(GALLUP) 51% of teenagers in US spending almost 5 hrs per day on social media

The following is from Gallup News.

Just over half of U.S. teenagers (51%) report spending at least four hours per day using a variety of social media apps such as YouTube, TikTok, Instagram, Facebook and X (formerly Twitter), a Gallup survey of more than 1,500 adolescents finds.

This use amounts to 4.8 hours per day for the average U.S. teen across seven social media platforms tested in the survey.

Across age groups, the average time spent on social media ranges from as low as 4.1 hours per day for 13-year-olds to as high as 5.8 hours per day for 17-year-olds.

Girls spend nearly an hour more on social media than boys (5.3 vs. 4.4 hours, respectively).

These data are from the Familial and Adolescent Health Survey conducted by Gallup June 26-July 17, 2023, using the Gallup Panel. The survey collected data from 6,643 parents and 1,591 adolescents who were the children of those parents.

YouTube, TikTok Top the List of Favorite Social Media Apps

The results show that YouTube and TikTok are by far the most popular social media apps among teens.

Teens report spending an average of 1.9 hours per day on YouTube and 1.5 hours per day on TikTok, with boys spending more time on YouTube and girls spending more time on TikTok.

Instagram is also popular with teens, attracting 0.9 hours of use per day.

Personality Traits, Parental Restrictions Key Factors in Teens’ Use

Further analysis of the findings shows that the personality traits and parenting experiences of adolescents are associated with their level of social media use.

Adolescents were asked measures of what psychologists call the “Big 5 personality traits.” One of the scales that is particularly relevant, conscientiousness, pertains to self-control and self-regulation.

The least conscientious adolescents — those scoring in the bottom quartile on the four items in the survey — spend an average of 1.2 hours more on social media per day than those who are highly conscientious (in the top quartile of the scale).

Of the remaining Big 5 personality traits, emotional stability, openness to experience, agreeableness and extroversion are all negatively correlated with social media use, but the associations are weaker compared with conscientiousness.

Likewise, on average, adolescents report 1.8 hours less time on social media apps if their parents strongly agree that they restrict screen time, compared with parents who strongly disagree.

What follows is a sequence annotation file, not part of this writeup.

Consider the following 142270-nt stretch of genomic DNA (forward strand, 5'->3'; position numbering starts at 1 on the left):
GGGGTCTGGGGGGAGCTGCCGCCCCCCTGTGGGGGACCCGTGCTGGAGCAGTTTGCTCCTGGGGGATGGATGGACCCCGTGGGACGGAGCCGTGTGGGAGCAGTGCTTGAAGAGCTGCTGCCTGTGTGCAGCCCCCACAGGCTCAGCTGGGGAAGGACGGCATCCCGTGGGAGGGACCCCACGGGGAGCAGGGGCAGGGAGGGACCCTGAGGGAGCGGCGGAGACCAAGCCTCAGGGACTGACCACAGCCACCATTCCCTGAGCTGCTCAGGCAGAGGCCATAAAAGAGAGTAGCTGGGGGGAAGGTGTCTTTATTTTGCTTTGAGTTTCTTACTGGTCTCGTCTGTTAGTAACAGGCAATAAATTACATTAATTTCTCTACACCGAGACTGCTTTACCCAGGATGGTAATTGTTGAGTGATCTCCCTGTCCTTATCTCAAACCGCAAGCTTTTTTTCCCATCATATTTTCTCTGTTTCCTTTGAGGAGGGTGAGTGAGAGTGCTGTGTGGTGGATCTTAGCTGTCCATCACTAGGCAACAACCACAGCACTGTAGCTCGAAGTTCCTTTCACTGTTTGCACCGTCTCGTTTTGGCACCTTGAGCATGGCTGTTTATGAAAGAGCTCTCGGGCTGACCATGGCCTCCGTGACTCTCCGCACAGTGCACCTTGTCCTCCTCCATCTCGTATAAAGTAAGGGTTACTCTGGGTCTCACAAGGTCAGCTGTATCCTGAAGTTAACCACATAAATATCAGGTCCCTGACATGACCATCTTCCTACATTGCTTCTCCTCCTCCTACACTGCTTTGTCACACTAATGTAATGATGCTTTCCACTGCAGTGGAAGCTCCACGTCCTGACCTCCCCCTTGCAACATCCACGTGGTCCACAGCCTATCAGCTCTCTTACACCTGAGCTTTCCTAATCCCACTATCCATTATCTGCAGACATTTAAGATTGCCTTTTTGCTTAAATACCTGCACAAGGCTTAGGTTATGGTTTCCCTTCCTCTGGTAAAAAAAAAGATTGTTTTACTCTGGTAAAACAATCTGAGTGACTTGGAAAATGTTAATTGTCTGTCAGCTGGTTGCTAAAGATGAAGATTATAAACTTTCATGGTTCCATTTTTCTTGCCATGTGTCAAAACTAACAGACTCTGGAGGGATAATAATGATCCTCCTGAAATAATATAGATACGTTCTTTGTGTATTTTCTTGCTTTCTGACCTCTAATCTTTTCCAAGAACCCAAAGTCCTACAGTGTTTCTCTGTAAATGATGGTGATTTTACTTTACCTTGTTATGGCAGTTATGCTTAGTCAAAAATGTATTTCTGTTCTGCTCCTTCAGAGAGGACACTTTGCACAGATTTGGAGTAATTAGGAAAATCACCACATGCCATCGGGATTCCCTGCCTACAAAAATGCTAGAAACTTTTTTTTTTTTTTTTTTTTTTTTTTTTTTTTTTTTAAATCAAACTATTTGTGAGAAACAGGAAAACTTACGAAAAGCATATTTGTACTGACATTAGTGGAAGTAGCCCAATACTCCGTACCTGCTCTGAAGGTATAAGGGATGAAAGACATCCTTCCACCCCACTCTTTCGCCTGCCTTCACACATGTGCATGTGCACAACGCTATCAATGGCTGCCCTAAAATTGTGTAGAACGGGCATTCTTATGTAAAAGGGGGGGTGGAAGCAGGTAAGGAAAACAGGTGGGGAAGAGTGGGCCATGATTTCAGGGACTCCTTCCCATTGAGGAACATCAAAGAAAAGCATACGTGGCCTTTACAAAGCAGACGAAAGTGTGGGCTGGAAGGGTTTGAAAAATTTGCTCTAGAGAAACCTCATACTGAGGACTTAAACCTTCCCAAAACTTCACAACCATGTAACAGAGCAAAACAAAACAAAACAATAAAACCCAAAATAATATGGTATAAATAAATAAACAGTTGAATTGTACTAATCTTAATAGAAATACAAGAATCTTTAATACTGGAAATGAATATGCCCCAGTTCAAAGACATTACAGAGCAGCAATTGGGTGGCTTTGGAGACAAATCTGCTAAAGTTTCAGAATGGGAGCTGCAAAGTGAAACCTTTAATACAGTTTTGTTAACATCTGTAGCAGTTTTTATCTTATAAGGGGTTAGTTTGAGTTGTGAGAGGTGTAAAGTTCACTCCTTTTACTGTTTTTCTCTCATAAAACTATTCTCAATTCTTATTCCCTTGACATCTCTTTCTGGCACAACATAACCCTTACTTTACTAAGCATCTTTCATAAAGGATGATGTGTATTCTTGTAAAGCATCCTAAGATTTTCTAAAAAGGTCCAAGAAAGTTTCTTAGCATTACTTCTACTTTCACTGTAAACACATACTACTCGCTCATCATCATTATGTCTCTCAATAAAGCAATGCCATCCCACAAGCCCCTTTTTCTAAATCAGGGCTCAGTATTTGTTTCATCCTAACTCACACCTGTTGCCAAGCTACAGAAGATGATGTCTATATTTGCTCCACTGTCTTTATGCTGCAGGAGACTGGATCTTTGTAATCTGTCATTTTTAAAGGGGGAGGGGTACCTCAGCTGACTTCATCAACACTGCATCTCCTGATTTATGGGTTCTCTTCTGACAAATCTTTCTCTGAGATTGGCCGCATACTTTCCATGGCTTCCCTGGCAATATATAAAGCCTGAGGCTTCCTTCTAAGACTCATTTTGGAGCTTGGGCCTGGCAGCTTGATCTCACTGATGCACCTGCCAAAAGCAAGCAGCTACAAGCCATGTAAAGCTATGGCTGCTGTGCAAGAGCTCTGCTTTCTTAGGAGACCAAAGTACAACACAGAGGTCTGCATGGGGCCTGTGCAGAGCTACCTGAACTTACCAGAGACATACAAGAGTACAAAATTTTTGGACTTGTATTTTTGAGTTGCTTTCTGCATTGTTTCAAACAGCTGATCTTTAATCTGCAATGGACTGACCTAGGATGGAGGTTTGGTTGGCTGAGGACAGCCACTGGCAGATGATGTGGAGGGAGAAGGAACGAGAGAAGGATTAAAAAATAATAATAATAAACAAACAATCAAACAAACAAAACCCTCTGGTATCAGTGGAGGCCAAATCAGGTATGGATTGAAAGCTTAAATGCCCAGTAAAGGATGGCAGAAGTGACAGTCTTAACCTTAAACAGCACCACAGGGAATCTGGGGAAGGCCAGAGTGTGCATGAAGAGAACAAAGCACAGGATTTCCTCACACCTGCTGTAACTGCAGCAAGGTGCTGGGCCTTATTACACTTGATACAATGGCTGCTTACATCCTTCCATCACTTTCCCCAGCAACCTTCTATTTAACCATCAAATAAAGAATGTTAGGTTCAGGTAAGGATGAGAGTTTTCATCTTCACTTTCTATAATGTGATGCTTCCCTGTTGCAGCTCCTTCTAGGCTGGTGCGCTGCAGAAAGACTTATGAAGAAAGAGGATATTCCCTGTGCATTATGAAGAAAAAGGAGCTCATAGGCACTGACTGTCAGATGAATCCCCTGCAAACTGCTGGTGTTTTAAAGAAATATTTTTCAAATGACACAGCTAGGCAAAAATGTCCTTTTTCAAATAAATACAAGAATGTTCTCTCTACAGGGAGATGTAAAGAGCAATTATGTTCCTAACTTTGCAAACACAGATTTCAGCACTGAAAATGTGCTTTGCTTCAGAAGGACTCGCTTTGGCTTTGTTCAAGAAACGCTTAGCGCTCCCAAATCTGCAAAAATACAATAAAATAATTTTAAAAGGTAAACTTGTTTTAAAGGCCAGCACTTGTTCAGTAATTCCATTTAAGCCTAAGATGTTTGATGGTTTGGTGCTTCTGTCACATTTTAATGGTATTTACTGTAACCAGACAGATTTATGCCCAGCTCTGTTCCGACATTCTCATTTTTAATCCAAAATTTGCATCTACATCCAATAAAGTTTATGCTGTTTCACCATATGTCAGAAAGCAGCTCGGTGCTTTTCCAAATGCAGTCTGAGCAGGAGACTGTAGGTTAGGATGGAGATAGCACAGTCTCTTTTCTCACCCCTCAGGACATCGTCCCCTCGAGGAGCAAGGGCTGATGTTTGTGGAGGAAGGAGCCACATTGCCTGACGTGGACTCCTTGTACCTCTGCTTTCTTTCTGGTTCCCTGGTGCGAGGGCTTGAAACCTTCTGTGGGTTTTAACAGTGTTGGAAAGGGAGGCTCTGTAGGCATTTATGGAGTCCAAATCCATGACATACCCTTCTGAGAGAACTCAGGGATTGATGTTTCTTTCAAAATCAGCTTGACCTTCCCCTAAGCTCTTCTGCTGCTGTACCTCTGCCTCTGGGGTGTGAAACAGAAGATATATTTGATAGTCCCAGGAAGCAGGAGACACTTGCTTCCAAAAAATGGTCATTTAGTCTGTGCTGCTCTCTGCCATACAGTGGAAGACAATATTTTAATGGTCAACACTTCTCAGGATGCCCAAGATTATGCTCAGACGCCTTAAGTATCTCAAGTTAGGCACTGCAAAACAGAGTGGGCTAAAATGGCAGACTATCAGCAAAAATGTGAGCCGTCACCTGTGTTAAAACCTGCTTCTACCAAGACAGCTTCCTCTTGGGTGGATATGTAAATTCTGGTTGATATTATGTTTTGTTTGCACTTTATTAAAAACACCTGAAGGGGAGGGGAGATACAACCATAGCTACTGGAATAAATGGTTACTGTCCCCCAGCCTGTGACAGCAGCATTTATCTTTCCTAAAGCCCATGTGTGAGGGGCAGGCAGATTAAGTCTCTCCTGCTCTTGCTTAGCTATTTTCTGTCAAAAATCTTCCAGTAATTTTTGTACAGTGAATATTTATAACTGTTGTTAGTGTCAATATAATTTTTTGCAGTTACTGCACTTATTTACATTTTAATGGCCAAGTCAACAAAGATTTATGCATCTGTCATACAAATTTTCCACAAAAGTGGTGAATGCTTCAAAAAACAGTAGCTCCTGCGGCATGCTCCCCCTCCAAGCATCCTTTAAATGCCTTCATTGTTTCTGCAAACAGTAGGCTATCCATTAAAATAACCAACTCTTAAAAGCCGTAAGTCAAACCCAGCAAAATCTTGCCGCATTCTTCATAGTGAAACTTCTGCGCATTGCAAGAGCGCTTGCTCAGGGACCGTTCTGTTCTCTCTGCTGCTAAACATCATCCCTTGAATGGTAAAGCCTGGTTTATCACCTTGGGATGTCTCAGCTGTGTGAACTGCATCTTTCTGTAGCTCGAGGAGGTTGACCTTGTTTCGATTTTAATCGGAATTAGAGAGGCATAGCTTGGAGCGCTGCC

Using the larger sample of parents with children aged 3 to 19, one in four parents (25%) strongly agree that they restrict screen time for their children, which does not vary between mothers and fathers.

Parental education is weakly related to screen time restrictions, with graduate degree holders slightly more likely than parents with less education to strongly agree that they restrict screen time.

The political ideology of the parent is more closely related to restrictions.

Forty-one percent of very conservative parents strongly agree that they restrict screen time, compared with 26% of conservative parents and 23% among moderate, liberal or very liberal parents.

Very liberal parents are more than twice as likely as conservative or very conservative parents to strongly disagree that they restrict screen time.

Read full polling results here.

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3 thoughts on “(GALLUP) 51% of teenagers in US spending almost 5 hrs per day on social media”

  1. Sharyl and Full Measure Team,

    Forwarded Message :

    Dear Professor Oakley,

    Re : Obstacles to Math Competency among Students
    Harvard Removes Challenges
    to Students’ Education/Scholarship,
    by Giving Away High Marks :

    Profiling :

    Education in America :

    Thuggish Black Males :

    Then—we’ve learned, just last week,
    of ACT scores plunging to the lowest
    showing in 30 years.

    America’s collective I.Q.
    has been plunging for
    many decades !


  2. I would think that a more-relevant statistic would relate to how much online screen time is influencing TV time. If kids are spending time online and that time is deducted from time vegging out in front of a TV, then it’s probably not so bad and may even be beneficial.

    It seems to me that a lot depends on what websites are being visited while online or whether a large chunk of the online time is just yammering with friends the way they might on a phone. There’s good online time and there’s bad online time, and a full range in the middle.

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